American Airlines Eyes United's Moves
Mar. 19, 2003
DALLAS (AP) _ United Airlines' attempt to use bankruptcy to impose lower labor costs would increase pressure on American Airlines, which is already negotiating deep concessions from its major unions, an airline spokesman said Tuesday.
United asked a federal bankruptcy court judge Monday to scrap agreements it struck with labor unions unless new deals can be negotiated by May 1, clearing the way to impose wage and benefit cuts of nearly $2.6 billion per year.
The move by the nation's No. 2 carrier came one day after American opened negotiations with its flight attendants and ground workers on cuts in wages, benefits and working conditions. American, the world's largest carrier, had already been bargaining with its pilots' union.
American is seeking $1.8 billion in annual concessions from employees, saying it needs to cut costs sharply to avoid bankruptcy during the airline industry's current slump.
``As United significantly reduces its labor costs, it absolutely puts additional pressure on American from a labor-cost perspective,'' said Bruce Hicks, an American spokesman. ``When you have our chief competitor of the legacy carriers reducing its costs, it puts continued pressure on us.''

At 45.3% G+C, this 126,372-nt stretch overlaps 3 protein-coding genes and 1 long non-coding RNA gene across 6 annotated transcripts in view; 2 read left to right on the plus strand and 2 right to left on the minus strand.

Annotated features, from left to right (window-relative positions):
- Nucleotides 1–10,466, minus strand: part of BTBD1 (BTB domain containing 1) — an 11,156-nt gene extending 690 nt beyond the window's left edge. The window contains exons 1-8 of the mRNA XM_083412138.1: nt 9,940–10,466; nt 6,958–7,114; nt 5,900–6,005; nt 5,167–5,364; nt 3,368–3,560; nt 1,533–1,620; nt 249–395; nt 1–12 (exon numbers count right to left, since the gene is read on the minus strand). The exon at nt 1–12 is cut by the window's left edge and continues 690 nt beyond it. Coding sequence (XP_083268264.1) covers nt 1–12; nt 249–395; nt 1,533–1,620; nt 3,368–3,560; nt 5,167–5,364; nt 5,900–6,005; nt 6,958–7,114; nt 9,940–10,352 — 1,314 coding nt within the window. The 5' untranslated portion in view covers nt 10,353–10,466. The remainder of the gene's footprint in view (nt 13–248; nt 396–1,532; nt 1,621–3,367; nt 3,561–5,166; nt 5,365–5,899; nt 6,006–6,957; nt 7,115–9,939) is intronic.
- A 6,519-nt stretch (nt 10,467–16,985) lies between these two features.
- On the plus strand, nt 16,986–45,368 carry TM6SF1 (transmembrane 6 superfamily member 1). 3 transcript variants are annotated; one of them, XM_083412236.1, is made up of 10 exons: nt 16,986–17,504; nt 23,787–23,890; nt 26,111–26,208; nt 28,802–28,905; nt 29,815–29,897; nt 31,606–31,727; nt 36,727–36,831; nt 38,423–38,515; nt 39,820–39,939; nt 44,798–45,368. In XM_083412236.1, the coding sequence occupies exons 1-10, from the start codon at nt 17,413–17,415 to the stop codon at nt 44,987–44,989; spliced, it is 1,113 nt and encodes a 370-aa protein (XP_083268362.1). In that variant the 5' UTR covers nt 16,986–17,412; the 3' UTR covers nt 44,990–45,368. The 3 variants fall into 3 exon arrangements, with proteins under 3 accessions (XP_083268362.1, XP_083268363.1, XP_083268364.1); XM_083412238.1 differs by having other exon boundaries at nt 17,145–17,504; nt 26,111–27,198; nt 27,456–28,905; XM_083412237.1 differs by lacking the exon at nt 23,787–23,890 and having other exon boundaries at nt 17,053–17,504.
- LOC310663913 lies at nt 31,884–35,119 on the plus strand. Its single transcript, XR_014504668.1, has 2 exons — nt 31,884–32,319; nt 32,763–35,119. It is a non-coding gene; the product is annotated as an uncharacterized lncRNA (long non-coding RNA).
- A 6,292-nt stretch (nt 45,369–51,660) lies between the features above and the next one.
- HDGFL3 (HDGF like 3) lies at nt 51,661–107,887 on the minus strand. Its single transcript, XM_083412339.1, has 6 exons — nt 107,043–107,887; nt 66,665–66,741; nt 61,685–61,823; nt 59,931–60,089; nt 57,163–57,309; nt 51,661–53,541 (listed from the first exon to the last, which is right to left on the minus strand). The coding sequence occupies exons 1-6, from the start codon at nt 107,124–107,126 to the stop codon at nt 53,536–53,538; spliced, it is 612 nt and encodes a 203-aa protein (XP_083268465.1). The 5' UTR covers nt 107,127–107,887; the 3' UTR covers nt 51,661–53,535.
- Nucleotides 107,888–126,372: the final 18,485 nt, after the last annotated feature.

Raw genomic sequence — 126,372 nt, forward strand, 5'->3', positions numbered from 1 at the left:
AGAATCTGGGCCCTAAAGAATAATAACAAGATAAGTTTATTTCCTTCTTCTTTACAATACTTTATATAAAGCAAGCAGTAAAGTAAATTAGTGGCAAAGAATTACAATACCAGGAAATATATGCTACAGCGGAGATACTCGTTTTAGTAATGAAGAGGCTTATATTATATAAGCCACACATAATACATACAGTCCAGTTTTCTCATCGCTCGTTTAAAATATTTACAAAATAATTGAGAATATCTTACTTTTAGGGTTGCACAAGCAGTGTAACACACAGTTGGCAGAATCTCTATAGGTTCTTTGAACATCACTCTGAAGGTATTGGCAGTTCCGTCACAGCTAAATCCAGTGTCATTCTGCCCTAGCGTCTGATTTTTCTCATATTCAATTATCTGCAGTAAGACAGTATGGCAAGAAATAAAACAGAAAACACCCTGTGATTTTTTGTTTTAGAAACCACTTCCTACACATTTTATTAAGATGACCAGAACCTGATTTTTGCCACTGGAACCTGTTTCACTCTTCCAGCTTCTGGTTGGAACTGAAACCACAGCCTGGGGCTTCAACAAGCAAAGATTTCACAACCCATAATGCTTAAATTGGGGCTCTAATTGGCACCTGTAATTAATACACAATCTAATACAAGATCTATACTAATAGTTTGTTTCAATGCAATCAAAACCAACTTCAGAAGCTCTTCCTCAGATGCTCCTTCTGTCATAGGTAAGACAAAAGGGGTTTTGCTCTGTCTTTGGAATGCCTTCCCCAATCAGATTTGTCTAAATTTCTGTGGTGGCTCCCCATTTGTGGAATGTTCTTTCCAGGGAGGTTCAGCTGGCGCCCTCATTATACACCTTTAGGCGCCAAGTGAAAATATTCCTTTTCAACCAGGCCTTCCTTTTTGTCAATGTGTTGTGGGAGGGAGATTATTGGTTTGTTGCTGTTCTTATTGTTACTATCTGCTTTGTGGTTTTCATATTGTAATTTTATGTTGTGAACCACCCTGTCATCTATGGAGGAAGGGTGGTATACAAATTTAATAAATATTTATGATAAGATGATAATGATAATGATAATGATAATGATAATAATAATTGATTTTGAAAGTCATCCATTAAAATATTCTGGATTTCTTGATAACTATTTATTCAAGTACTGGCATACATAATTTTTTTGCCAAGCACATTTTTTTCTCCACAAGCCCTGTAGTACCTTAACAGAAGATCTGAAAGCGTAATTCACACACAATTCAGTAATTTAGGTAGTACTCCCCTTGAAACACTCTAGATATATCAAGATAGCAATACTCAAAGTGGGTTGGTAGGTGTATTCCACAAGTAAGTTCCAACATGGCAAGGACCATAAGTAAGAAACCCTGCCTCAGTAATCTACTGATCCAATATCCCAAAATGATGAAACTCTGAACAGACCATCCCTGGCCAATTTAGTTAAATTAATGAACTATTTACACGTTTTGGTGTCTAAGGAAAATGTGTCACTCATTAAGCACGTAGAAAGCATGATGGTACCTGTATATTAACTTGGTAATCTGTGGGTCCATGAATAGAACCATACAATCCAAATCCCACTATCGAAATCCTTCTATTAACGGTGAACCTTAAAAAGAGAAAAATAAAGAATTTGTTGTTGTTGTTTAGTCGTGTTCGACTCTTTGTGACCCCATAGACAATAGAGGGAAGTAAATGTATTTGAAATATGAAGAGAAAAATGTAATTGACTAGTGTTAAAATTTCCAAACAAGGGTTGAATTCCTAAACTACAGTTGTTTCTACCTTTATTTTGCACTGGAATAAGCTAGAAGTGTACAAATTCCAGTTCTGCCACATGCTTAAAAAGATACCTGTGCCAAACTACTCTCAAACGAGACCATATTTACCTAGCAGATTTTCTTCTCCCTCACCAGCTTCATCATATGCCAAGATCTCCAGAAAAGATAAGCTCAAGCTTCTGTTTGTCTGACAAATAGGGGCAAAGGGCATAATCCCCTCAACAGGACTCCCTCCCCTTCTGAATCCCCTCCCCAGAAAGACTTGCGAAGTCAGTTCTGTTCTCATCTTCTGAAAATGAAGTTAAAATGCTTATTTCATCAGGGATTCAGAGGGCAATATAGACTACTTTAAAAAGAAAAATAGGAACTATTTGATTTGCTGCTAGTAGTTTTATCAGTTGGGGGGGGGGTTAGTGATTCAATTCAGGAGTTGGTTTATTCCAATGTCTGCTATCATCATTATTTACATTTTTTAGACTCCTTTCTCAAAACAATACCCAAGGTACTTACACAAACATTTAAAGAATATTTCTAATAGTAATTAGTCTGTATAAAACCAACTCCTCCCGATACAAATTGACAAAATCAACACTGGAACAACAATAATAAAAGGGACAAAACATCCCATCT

John Darrah, president of the Allied Pilots Association at American, said however that United's move did not represent much deeper cuts than American is already seeking through negotiations with its unions.
United has more room to cut wages, Darrah said. United had agreed to increase pay of its pilots before the industry's slump began in 2001 and spends $300 million to $400 million more per year on pilots than American, he said.
``We're right in the ballpark if we can do it (cut costs) consensually,'' Darrah said.
``But if we're going to give up $660 million'' _ the pilots' share of the cuts, as proposed by American _ ``we expect some kind of return on investment,'' he said.
American lost $3.5 billion last year. Company officials have said they would be willing to negotiate a means of sharing profits when the airline's financial performance improves, but Darrah said the topic has not yet been discussed at the bargaining table.
Darrah said the union may also seek a bigger role in running American, but he said the union has not considered seeking seats on the company board or taking an equity stake in the parent, Fort Worth-based AMR Corp.
Pilots union leaders have also warned American not to pursue another United strategy: creating a low-cost carrier as an airline within an airline.
Hicks, the American spokesman, said the airline was ``watching what the others are doing _ we take a look at everything _ but we're not interested'' in creating a separate low-cost airline.
``It didn't work for anybody in the past. There's no evidence that it can succeed,'' he said.
In trading Tuesday on the New York Stock Exchange, shares of AMR rose 7 cents to $1.71.